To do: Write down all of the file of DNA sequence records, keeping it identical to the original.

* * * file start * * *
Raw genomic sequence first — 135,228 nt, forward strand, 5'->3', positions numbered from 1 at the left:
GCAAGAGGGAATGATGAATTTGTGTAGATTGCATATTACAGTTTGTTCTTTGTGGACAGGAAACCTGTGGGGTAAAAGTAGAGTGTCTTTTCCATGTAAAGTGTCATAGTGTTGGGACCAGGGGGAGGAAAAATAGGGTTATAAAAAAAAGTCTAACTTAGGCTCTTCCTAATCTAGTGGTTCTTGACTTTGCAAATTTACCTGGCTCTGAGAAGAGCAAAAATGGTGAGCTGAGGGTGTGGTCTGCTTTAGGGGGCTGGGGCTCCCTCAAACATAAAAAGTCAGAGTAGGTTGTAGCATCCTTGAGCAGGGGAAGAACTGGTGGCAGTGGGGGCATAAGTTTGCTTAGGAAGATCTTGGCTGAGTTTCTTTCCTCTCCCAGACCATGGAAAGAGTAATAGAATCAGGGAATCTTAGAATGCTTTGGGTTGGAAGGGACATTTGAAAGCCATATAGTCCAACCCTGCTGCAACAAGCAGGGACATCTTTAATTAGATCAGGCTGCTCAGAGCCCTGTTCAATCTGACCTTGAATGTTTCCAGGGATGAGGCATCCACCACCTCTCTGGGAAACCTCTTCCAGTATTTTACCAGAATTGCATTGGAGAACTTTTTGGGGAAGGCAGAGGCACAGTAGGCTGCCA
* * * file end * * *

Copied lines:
Raw genomic sequence first — 135,228 nt, forward strand, 5'->3', positions numbered from 1 at the left:
GCAAGAGGGAATGATGAATTTGTGTAGATTGCATATTACAGTTTGTTCTTTGTGGACAGGAAACCTGTGGGGTAAAAGTAGAGTGTCTTTTCCATGTAAAGTGTCATAGTGTTGGGACCAGGGGGAGGAAAAATAGGGTTATAAAAAAAAGTCTAACTTAGGCTCTTCCTAATCTAGTGGTTCTTGACTTTGCAAATTTACCTGGCTCTGAGAAGAGCAAAAATGGTGAGCTGAGGGTGTGGTCTGCTTTAGGGGGCTGGGGCTCCCTCAAACATAAAAAGTCAGAGTAGGTTGTAGCATCCTTGAGCAGGGGAAGAACTGGTGGCAGTGGGGGCATAAGTTTGCTTAGGAAGATCTTGGCTGAGTTTCTTTCCTCTCCCAGACCATGGAAAGAGTAATAGAATCAGGGAATCTTAGAATGCTTTGGGTTGGAAGGGACATTTGAAAGCCATATAGTCCAACCCTGCTGCAACAAGCAGGGACATCTTTAATTAGATCAGGCTGCTCAGAGCCCTGTTCAATCTGACCTTGAATGTTTCCAGGGATGAGGCATCCACCACCTCTCTGGGAAACCTCTTCCAGTATTTTACCAGAATTGCATTGGAGAACTTTTTGGGGAAGGCAGAGGCACAGTAGGCTGCCA